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Homeland Security No. 2 Departs After Fostering Civilian Cyber Workforce

Deputy Secretary of Homeland Security Jane Holl Lute

Deputy Secretary of Homeland Security Jane Holl Lute // State Department

The Homeland Security Department second-in-command, who endeavored to boost civilian cybersecurity staffing, is exiting the agency, DHS Secretary Janet Napolitano announced on Tuesday.

Jane Holl Lute plans to enter the field of international Internet affairs, Reuters was the first to report. 

While at DHS, she strategized to boost morale, if not pay, for in-house cyber talent. It is widely recognized that the federal government struggles to pluck cyber professionals from lucrative private sector careers. “We’re trying to create a culture that allows cyber heroes to bring value and to feel valued" by superiors and society, she told Nextgov in October 2012. 

Lute was responsible for instituting recommendations by a group of technology revolutionaries, including DefCon hacker convention founder Jeff Moss, on economical solutions to the human capital problem. In fall 2012, she backed the creation of a cyber reserve corps. It would corral veterans, corporate network whizzes and other computer-savvy civilians during national crises.  

Lute said she was aware that forming a National Guard-like roster would require more than periodic management: “It’s not something where you type up a page and throw it in the drawer,” she said during an interview with Nextgov at the time. “People’s skills have to be current.”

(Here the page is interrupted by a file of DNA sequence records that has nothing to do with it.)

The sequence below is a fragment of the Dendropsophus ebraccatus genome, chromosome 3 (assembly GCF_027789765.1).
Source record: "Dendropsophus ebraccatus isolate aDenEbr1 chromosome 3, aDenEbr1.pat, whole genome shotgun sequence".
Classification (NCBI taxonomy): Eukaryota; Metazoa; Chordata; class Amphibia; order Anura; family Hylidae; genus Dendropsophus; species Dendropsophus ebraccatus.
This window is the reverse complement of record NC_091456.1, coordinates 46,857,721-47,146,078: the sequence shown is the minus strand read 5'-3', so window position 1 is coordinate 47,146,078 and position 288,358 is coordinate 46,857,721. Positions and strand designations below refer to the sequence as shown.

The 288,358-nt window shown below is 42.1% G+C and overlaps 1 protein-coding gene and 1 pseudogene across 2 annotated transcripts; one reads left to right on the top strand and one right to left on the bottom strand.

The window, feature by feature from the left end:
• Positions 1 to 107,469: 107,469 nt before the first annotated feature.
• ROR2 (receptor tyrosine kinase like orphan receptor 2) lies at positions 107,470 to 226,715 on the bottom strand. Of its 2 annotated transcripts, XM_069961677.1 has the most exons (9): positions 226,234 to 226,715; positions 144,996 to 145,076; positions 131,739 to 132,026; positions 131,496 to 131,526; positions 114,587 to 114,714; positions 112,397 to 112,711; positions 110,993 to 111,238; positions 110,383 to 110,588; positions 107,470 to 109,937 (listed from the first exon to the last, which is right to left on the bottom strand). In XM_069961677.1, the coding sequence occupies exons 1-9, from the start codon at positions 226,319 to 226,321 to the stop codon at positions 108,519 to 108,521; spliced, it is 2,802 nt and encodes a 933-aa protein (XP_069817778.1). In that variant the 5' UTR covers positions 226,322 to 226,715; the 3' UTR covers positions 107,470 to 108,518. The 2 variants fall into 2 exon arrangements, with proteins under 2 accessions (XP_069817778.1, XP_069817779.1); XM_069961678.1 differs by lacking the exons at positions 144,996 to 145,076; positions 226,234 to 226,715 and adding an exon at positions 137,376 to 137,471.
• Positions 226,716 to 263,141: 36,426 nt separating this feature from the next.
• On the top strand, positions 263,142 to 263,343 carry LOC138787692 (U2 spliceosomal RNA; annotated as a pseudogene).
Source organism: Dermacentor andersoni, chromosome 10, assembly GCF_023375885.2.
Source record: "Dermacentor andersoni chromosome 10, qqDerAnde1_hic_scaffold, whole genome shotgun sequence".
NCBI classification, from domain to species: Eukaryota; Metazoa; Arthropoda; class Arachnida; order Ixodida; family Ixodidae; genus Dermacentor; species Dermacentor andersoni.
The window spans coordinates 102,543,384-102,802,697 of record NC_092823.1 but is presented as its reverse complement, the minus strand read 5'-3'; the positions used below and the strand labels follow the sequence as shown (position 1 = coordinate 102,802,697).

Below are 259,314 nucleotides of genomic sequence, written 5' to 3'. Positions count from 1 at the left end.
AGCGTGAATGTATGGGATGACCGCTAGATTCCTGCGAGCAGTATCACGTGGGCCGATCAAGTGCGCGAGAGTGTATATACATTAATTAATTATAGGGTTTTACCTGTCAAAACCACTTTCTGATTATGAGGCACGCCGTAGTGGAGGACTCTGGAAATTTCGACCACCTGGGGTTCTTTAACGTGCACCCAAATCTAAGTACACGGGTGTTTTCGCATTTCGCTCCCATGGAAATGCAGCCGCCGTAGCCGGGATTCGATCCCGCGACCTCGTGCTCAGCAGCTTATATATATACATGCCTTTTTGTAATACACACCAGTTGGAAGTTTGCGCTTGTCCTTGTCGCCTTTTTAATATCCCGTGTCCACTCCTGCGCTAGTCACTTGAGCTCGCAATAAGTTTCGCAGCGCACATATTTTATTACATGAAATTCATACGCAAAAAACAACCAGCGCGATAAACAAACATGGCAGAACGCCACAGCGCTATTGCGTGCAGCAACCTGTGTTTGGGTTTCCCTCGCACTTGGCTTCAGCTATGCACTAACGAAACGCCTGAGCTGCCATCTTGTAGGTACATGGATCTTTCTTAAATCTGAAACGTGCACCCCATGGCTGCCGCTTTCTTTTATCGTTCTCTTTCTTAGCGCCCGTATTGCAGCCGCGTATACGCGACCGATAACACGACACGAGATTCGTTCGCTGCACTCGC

Incidentally, Lute’s exit coincides with the loss of several senior DHS cyber managers.  Mark Weatherford, the department's top cyber official, is joining a consulting firm headed by Michael Chertoff, a DHS secretary under President George W. Bush.  In addition, Richard Spires, long-time DHS chief information officer, is on leave. 

Lute "spearheaded the department’s efforts to enhance cybersecurity to secure unclassified networks for federal civilian departments and agencies, and protect our nation’s critical infrastructure,” Napolitano said in a statement. “She was instrumental in the department's effort to implement recommendations by the Homeland Security Advisory Council Task Force on CyberSkills, to ensure that DHS expands the pipeline of men and women with advanced cybersecurity skills, and enables us to become a top competitor for cybersecurity talent." 

Lute arrived at DHS in 2009, following a stint as assistant secretary-general of the United Nations, where she led efforts to sustain peace in countries emerging from violent conflict. She also was a National Security Council staffer under presidents George H.W. Bush and Bill Clinton and served in the Army during Operation Desert Storm. 

Lute told Reuters that “she was leaving with the department on a strong footing in Internet matters, with its central role cemented by an executive order on cybersecurity issued by President Barack Obama in February.” The order positions DHS, rather than the Pentagon's National Security Agency, to take the lead in laying down nationwide standards for private sector computer security. 

The military’s Cyber Command, however, will be heavily involved in protecting the same commercial systems

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